HMRC has published a new tax Spotlight: ‘Rewarding employees and contractors using contrived loan arrangements.’ It highlights two recent opinions given by the GAAR panel on arrangements involving employee rewards using loans.

The General Anti-Abuse Rule (GAAR) is intended to counteract ‘tax advantages arising from tax arrangements that are abusive’.

  • HMRC are required to obtain the opinion of the GAAR panel (GAP) as to whether an arrangement constitutes a reasonable course of action before they can proceed to apply the GAAR.

The arrangements in the cases referred in the spotlight involved loans and transfer of creditor rights into an Employer Financed Retirement Benefits Scheme (EFRBS). One involved a contractor, and the other a company and its employee.

  • The GAP said entering into and carrying out these arrangements was "not a reasonable course of action" and "there was no reason for the arrangements to be structured in this artificial and complex way, other than to seek a tax advantage".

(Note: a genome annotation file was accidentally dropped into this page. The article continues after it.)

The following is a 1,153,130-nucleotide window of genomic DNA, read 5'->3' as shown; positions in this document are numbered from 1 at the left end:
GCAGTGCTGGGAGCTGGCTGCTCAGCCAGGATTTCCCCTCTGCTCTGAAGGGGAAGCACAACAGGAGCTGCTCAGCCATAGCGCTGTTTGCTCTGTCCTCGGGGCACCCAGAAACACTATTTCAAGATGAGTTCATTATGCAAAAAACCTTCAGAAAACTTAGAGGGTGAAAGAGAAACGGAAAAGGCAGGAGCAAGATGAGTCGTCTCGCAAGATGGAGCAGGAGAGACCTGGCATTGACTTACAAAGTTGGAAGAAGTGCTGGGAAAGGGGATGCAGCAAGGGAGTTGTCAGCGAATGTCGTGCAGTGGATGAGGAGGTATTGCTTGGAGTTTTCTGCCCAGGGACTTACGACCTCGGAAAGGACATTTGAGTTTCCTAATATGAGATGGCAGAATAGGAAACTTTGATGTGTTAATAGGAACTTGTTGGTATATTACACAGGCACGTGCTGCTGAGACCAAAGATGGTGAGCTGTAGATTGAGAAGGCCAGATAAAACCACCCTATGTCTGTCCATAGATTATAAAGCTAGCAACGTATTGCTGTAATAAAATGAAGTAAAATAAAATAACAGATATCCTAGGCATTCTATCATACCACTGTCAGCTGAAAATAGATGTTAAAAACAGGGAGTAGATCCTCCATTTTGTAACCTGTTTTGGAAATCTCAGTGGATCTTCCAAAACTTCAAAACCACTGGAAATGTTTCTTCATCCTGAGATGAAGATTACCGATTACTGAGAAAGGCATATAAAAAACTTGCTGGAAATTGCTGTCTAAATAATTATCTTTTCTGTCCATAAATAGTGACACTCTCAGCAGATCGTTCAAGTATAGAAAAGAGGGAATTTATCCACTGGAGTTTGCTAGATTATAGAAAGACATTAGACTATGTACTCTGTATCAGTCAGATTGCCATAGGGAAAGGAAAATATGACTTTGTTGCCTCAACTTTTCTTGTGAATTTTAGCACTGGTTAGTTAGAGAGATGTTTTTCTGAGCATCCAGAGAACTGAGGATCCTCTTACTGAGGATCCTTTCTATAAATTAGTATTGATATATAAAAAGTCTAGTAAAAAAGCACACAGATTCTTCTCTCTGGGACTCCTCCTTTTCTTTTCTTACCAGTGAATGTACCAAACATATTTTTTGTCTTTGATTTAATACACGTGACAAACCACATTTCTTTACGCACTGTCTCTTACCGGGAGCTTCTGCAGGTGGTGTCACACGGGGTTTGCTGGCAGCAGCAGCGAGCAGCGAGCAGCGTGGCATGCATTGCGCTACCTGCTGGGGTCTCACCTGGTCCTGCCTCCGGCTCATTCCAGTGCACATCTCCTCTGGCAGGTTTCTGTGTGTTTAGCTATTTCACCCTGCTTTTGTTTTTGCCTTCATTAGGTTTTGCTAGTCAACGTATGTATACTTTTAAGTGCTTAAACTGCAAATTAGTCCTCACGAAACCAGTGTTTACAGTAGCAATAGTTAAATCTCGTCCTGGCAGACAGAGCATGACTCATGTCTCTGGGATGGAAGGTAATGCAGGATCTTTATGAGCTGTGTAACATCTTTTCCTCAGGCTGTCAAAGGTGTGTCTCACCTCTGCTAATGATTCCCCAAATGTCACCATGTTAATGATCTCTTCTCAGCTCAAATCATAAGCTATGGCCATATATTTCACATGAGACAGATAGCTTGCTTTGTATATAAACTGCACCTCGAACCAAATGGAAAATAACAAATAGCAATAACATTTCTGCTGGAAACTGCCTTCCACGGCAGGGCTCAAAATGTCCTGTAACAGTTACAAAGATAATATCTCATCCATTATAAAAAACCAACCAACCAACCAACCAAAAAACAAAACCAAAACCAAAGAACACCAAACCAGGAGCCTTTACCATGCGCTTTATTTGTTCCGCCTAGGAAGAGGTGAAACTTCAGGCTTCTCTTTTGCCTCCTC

The spotlight highlights the implications of the GAP opinions for individuals who have used very similar arrangements to the ones considered:

  • A designated HMRC officer may issue a counteraction notice without going back to the panel for a new opinion.
  • An accelerated payment notice may be issued if a GAAR counteraction notice is issued.
  • Transactions entered into after 14 September 2016 may be subject to a 60% GAAR penalty.

HMRC are using the spotlight to:

  • Strongly advise taxpayers using these or similar arrangements to withdraw from them and settle their tax affairs. 
  • Remind taxpayers that the loan charge will apply unless they repay their loans or agree a settlement with HMRC, by 5 April 2019.

Useful guides:

General Anti-Abuse Rule (GAAR)
This guide looks at the key features of the GAAR, what areas of tax it covers and what you need to know about the provisions it contains when considering tax planning

Disguised Remuneration
A guide to everything you need to know about disguised remuneration schemes, the loan charge, and how to settlement with HMRC and avoid the loan charge.

Disguised Remuneration final settlement opportunity 
A detailed guide to the November 2017 final settlement opportunity for all disguised remunerations schemes.

FAQs for Disguised Remuneration settlements
This guide looks at Frequently Asked Questions for settling Disguised Remuneration schemes. The FAQs relate to EBTs, EFRBS and contractor loan schemes (employed and self-employed).

External link:

Spotlight 46: Rewarding employees and contractors using contrived loan arrangements